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Corrupt hiring riles opposition

Parties want official probe but Democratic Party says no need
Oct 23,2018
Opposition parties are demanding a parliamentary probe into the alleged corrupt hiring practices at public corporations.

“Seoul Metro’s alleged corrupt hiring practices involving relatives of employees have shed light on other corrupt recruitment practices at public corporations,” said a statement by floor leaders of the opposition Liberty Korea Party, Bareunmirae Party and the Party for Democracy and Peace released Monday. “These revelations have posed a serious question about equality and trust in this society.”

Seoul Metro is a public company run by the Seoul city government in charge of subway lines No. 1 through 8.

The three parties quoted the central government’s announcement last year of its plan to upgrade the public sector’s contract workers to permanent payrolls and said that some public corporations’ employees “have manipulated this information to their advantage.”

“An all-out parliamentary probe into public corporations is needed to prevent similar practices,” it said. “We hope that the Democratic Party and the Justice Party will stand with us in this effort.”

The allegations of unfair hiring practices at public corporations began with a JoongAng Ilbo exclusive report on Oct. 16. The paper obtained information from the office of Liberty Korea Party (LKP) Rep. You Min-bong on how at least 108 out of 1,285 contract workers upgraded to the permanent payroll in March at Seoul Metro had relatives working at the company before they applied.

This sparked suspicions that the relatives of the 108 advised them to apply for contract positions expecting they will be put on the permanent payroll soon. Recruitment for contract positions at the company is a simple three-step process compared to the five-step process including written tests and personality evaluations for salaried positions.

Additional audit records on Seoul Metro have since surfaced, suggesting there may be hundreds more involved. Seoul Metro is a popular choice for prospective job applicants who want to work at public corporations: there were 555 openings for full-time positions at Seoul Metro this year and a total of 30,340 people applied.

Audit records suggesting possible hiring malpractices at other public corporations including the Incheon International Airport and Korea Land and Geospatial Informatix Corporation surfaced in an ongoing annual National Assembly audit.

“The parliamentary probe can only be launched with the agreement of the Democratic Party,” the Party for Democracy and Peace floor leader Chang Byoung-wan told reporters Monday at the National Assembly. “I am sure the party will agree to launching the probe.”

In fact, the ruling Democratic Party floor leader Hong Young-pyo disagreed.

“The Seoul Metropolitan Government has already submitted a request to the Board of Audit and Inspection of Korea for an inspection and this should reveal the facts of the matter,” Hong said in a party meeting Monday. “Of course we must do away with corrupt hiring practices in our society. But we must stay away from pointing fingers at rumors until the facts are sorted out.”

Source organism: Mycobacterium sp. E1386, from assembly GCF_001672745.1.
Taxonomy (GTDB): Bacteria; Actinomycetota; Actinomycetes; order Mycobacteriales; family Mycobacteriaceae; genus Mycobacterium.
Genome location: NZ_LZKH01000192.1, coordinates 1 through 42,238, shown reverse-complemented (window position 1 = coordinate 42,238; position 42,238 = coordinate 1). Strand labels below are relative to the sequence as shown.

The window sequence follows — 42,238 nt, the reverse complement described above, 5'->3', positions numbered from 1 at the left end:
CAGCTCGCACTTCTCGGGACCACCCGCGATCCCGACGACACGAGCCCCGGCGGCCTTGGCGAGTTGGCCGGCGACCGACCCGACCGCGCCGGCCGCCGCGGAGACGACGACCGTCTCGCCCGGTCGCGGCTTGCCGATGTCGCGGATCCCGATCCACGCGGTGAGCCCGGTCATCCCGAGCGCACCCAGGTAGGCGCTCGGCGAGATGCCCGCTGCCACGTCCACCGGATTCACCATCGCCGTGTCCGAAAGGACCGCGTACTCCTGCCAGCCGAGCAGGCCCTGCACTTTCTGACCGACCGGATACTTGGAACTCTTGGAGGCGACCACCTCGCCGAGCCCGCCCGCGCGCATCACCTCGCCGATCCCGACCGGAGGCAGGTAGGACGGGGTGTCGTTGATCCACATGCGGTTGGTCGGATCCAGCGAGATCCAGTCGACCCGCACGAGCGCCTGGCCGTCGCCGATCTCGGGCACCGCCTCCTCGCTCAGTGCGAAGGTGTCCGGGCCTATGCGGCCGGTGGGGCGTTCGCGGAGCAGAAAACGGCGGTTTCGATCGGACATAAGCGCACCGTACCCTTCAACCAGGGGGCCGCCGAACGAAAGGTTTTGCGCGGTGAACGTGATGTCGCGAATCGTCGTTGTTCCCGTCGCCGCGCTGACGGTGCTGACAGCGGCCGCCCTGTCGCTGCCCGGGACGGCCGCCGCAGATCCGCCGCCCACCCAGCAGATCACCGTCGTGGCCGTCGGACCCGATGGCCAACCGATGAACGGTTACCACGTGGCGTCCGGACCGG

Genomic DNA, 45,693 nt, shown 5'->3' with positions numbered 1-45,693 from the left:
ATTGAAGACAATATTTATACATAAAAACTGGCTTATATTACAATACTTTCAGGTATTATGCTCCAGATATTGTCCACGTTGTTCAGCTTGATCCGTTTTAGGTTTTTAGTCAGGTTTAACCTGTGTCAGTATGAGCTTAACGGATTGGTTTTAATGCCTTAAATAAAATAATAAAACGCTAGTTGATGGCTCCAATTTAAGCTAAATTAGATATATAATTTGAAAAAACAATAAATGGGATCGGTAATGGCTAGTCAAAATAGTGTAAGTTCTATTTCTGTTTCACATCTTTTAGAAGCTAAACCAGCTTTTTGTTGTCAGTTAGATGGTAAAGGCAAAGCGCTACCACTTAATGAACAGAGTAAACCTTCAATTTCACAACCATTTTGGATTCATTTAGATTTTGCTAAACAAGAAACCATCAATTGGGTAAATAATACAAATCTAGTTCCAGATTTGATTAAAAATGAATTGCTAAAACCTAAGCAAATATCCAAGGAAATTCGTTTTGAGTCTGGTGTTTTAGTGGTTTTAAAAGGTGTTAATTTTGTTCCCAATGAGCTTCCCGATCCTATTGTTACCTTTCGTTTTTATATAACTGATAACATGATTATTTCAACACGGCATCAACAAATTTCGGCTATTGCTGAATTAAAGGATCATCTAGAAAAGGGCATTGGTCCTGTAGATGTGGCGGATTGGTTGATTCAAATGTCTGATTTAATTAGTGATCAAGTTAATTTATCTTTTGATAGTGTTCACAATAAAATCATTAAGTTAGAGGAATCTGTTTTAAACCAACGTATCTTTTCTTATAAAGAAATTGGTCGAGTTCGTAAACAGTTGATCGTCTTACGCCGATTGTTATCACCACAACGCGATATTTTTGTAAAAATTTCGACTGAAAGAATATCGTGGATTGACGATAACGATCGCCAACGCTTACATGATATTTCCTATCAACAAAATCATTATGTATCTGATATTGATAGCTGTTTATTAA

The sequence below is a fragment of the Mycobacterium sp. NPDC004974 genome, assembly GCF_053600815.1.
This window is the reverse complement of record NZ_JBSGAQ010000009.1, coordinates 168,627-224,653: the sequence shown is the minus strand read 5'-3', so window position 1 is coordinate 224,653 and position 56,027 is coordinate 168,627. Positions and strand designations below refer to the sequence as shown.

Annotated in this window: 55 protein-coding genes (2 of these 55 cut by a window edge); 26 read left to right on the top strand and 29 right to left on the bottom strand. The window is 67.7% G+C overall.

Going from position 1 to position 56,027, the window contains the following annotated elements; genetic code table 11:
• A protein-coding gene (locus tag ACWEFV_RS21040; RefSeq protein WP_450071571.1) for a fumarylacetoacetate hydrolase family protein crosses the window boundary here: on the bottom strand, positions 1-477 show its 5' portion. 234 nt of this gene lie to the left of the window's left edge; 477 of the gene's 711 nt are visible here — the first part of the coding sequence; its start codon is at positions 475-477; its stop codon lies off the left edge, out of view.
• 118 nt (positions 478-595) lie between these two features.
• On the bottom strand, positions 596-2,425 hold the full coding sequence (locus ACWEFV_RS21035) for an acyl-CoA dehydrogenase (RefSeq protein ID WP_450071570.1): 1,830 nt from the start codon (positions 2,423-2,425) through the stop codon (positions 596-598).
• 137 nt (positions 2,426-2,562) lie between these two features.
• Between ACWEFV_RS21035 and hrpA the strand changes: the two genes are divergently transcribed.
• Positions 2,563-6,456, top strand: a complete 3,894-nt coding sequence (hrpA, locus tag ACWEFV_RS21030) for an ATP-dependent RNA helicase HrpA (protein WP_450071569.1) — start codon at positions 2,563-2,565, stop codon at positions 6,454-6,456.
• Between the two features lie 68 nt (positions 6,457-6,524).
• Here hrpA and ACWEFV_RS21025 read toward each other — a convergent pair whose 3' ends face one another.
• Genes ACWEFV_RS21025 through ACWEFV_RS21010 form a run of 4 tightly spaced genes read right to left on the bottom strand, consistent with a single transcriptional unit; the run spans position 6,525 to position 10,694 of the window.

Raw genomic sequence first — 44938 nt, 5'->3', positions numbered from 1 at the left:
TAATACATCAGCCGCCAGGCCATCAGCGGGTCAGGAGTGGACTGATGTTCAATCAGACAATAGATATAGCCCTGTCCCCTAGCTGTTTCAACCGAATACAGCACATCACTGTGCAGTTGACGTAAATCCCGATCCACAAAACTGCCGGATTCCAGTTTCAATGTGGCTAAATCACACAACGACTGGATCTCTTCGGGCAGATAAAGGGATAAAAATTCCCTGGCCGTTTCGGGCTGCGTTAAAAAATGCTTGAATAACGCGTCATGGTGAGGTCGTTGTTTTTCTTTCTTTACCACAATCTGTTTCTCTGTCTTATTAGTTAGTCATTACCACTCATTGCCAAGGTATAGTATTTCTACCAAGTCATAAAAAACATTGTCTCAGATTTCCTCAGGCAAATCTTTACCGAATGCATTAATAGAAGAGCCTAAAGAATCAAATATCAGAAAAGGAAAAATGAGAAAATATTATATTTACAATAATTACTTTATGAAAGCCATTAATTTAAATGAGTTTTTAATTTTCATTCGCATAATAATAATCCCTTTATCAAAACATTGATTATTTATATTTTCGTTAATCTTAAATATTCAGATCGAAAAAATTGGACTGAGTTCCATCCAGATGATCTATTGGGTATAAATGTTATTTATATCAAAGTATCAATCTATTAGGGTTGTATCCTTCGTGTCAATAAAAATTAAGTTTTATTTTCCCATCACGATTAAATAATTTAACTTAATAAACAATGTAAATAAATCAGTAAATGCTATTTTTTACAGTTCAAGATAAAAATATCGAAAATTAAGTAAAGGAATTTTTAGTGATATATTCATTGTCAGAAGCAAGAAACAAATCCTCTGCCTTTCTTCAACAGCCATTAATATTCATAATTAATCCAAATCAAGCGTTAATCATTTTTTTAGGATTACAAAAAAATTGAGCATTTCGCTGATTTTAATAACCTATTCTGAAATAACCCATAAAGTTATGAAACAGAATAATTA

“Relying on an inspection of the Board of Audit and Inspection of Korea is simply a scheme to stall for time,” said LKP floor leader Kim Sung-tae in a party meeting Monday.

“The Board of Audit and Inspection of Korea has a duty to inspect the case, and the National Assembly also has its duty [to investigate the matter],” said Bareunmirae Party floor leader Kim Kwan-young.

The alleged hiring malpractices at public corporations, meanwhile, are drawing public ire, especially from prospective applicants and their parents.

“My child has spent the last three years preparing for tests for jobs at public corporations, conglomerates and smaller companies,” wrote a user in a petition to the Blue House on Sunday.

“My child applied for a job at Seoul Metro last October but it didn’t work out. Now that we learned about the problems there, the company must dismiss the relatives who were hired unfairly and open up new positions.”

“Every time my job application to a public corporation was rejected I was very hard on myself for the failure,” a 28-year-old resident of Seoul surnamed Kim told the JoongAng Ilbo. “The recent revelations of alleged hiring malpractice made me wonder if it all didn’t work out because I don’t have family connections in the public companies.”

Experts said the issue is a hot potato because it concerns employment, and Korea’s job situation is poor.

According to Statistics Korea, the number of new hires has been falling sharply since February. In July, only 5,000 more new jobs were created, while in August, the number fell to 3,000, a stark contrast with the average of 300,000 jobs created every month last year. The August figure was the worst since January 2010.

“The allegation regarding hiring malpractice stirs up public anger because it concerns employment, which is the greatest topic of interest for young adults,” said Seol Dong-hoon, a professor of sociology at Chonbuk National University in Jeonju, North Jeolla. “They are angry because the allegations suggest unequal employment opportunities.”

BY ESTHER CHUNG, SUNG JI-WON AND KIM DA-YOUNG [chung.juhee@joongang.co.kr]